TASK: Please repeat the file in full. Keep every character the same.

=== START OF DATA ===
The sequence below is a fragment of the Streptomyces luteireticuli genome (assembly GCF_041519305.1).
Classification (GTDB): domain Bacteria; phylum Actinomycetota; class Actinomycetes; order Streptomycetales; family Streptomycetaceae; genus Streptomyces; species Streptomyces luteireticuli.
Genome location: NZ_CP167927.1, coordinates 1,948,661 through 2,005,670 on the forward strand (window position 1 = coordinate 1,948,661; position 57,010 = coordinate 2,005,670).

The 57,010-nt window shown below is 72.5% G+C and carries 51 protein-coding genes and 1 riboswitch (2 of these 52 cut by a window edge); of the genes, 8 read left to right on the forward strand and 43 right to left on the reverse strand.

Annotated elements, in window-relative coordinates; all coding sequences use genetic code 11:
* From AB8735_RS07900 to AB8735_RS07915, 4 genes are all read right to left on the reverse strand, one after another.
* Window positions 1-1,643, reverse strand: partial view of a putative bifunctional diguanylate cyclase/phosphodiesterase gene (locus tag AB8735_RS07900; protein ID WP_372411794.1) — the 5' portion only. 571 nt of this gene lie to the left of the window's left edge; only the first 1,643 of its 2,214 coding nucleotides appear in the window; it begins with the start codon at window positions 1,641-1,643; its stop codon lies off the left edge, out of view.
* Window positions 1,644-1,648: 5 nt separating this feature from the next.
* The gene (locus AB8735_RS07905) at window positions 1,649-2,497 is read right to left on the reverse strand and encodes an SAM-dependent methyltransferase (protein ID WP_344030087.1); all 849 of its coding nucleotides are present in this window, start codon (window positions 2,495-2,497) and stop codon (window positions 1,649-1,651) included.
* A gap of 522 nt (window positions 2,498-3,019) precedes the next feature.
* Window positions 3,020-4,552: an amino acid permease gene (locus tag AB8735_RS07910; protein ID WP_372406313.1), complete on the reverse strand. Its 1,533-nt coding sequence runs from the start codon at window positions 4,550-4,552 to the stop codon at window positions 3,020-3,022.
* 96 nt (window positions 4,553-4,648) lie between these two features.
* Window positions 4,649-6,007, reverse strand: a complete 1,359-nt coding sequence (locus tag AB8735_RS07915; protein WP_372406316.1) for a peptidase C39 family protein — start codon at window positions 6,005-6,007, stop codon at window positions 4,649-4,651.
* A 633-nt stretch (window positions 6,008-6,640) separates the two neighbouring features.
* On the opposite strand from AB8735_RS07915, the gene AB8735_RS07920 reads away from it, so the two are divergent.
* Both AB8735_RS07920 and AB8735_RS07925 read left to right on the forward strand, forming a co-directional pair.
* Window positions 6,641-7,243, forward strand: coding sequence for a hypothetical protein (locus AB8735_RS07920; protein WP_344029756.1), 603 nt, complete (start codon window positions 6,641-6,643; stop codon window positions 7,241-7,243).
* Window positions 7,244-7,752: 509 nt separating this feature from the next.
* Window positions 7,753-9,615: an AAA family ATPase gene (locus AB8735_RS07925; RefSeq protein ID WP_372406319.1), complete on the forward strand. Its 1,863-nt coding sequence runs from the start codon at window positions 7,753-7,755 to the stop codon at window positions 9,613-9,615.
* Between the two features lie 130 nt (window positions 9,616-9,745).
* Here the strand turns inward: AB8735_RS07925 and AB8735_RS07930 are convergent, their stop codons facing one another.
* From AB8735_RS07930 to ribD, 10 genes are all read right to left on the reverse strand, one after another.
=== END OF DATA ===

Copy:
The sequence below is a fragment of the Streptomyces luteireticuli genome (assembly GCF_041519305.1).
Classification (GTDB): domain Bacteria; phylum Actinomycetota; class Actinomycetes; order Streptomycetales; family Streptomycetaceae; genus Streptomyces; species Streptomyces luteireticuli.
Genome location: NZ_CP167927.1, coordinates 1,948,661 through 2,005,670 on the forward strand (window position 1 = coordinate 1,948,661; position 57,010 = coordinate 2,005,670).

The 57,010-nt window shown below is 72.5% G+C and carries 51 protein-coding genes and 1 riboswitch (2 of these 52 cut by a window edge); of the genes, 8 read left to right on the forward strand and 43 right to left on the reverse strand.

Annotated elements, in window-relative coordinates; all coding sequences use genetic code 11:
* From AB8735_RS07900 to AB8735_RS07915, 4 genes are all read right to left on the reverse strand, one after another.
* Window positions 1-1,643, reverse strand: partial view of a putative bifunctional diguanylate cyclase/phosphodiesterase gene (locus tag AB8735_RS07900; protein ID WP_372411794.1) — the 5' portion only. 571 nt of this gene lie to the left of the window's left edge; only the first 1,643 of its 2,214 coding nucleotides appear in the window; it begins with the start codon at window positions 1,641-1,643; its stop codon lies off the left edge, out of view.
* Window positions 1,644-1,648: 5 nt separating this feature from the next.
* The gene (locus AB8735_RS07905) at window positions 1,649-2,497 is read right to left on the reverse strand and encodes an SAM-dependent methyltransferase (protein ID WP_344030087.1); all 849 of its coding nucleotides are present in this window, start codon (window positions 2,495-2,497) and stop codon (window positions 1,649-1,651) included.
* A gap of 522 nt (window positions 2,498-3,019) precedes the next feature.
* Window positions 3,020-4,552: an amino acid permease gene (locus tag AB8735_RS07910; protein ID WP_372406313.1), complete on the reverse strand. Its 1,533-nt coding sequence runs from the start codon at window positions 4,550-4,552 to the stop codon at window positions 3,020-3,022.
* 96 nt (window positions 4,553-4,648) lie between these two features.
* Window positions 4,649-6,007, reverse strand: a complete 1,359-nt coding sequence (locus tag AB8735_RS07915; protein WP_372406316.1) for a peptidase C39 family protein — start codon at window positions 6,005-6,007, stop codon at window positions 4,649-4,651.
* A 633-nt stretch (window positions 6,008-6,640) separates the two neighbouring features.
* On the opposite strand from AB8735_RS07915, the gene AB8735_RS07920 reads away from it, so the two are divergent.
* Both AB8735_RS07920 and AB8735_RS07925 read left to right on the forward strand, forming a co-directional pair.
* Window positions 6,641-7,243, forward strand: coding sequence for a hypothetical protein (locus AB8735_RS07920; protein WP_344029756.1), 603 nt, complete (start codon window positions 6,641-6,643; stop codon window positions 7,241-7,243).
* Window positions 7,244-7,752: 509 nt separating this feature from the next.
* Window positions 7,753-9,615: an AAA family ATPase gene (locus AB8735_RS07925; RefSeq protein ID WP_372406319.1), complete on the forward strand. Its 1,863-nt coding sequence runs from the start codon at window positions 7,753-7,755 to the stop codon at window positions 9,613-9,615.
* Between the two features lie 130 nt (window positions 9,616-9,745).
* Here the strand turns inward: AB8735_RS07925 and AB8735_RS07930 are convergent, their stop codons facing one another.
* From AB8735_RS07930 to ribD, 10 genes are all read right to left on the reverse strand, one after another.